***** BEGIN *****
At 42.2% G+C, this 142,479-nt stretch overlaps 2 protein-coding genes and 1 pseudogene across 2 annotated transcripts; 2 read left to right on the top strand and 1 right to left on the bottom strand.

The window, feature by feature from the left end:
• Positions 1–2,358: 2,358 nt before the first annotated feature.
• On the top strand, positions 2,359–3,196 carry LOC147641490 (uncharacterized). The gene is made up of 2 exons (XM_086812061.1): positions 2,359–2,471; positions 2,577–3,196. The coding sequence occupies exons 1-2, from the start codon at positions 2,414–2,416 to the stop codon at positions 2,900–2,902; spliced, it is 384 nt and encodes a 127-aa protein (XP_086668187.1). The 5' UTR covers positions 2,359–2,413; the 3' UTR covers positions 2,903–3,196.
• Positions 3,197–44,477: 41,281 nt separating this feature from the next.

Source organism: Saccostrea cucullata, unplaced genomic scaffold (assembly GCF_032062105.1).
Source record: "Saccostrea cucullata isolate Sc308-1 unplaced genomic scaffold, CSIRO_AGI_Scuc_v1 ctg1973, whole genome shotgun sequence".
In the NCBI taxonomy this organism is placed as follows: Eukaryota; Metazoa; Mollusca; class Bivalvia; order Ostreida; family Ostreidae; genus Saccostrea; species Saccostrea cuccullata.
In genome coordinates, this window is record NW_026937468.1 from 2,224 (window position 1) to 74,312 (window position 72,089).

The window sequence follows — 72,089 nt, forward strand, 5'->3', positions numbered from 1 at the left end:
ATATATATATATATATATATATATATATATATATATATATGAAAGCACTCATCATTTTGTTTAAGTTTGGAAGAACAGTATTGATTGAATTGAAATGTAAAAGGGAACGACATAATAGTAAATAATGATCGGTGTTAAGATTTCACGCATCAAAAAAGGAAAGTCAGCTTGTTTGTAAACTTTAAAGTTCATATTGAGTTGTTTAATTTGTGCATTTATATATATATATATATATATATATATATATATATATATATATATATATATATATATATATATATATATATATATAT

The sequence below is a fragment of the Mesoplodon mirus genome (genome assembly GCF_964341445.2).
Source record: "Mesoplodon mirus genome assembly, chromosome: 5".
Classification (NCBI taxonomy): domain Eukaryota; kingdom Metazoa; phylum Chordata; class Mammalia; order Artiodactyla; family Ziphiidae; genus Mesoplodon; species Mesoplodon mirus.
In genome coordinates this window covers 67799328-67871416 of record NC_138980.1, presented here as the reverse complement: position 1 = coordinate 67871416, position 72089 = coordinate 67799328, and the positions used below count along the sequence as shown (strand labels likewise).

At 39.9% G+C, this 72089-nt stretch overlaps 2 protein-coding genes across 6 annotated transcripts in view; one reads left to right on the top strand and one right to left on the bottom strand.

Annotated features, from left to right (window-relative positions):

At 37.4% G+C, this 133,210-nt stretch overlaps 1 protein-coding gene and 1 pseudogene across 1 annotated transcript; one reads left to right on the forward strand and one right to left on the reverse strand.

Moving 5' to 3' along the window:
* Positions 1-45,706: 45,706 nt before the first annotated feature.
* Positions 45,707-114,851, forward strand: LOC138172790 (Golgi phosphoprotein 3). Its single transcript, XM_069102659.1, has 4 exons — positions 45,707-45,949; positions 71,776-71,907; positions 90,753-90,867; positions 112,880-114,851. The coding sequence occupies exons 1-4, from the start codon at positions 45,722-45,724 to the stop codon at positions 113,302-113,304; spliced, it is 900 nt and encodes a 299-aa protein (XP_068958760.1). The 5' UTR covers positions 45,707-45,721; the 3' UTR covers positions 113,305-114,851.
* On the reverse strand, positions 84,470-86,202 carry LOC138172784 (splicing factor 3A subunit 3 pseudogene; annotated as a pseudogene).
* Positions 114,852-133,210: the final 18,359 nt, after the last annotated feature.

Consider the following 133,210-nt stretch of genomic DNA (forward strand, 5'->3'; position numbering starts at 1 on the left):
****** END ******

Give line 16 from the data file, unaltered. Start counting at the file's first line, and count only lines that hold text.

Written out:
At 39.9% G+C, this 72089-nt stretch overlaps 2 protein-coding genes across 6 annotated transcripts in view; one reads left to right on the top strand and one right to left on the bottom strand.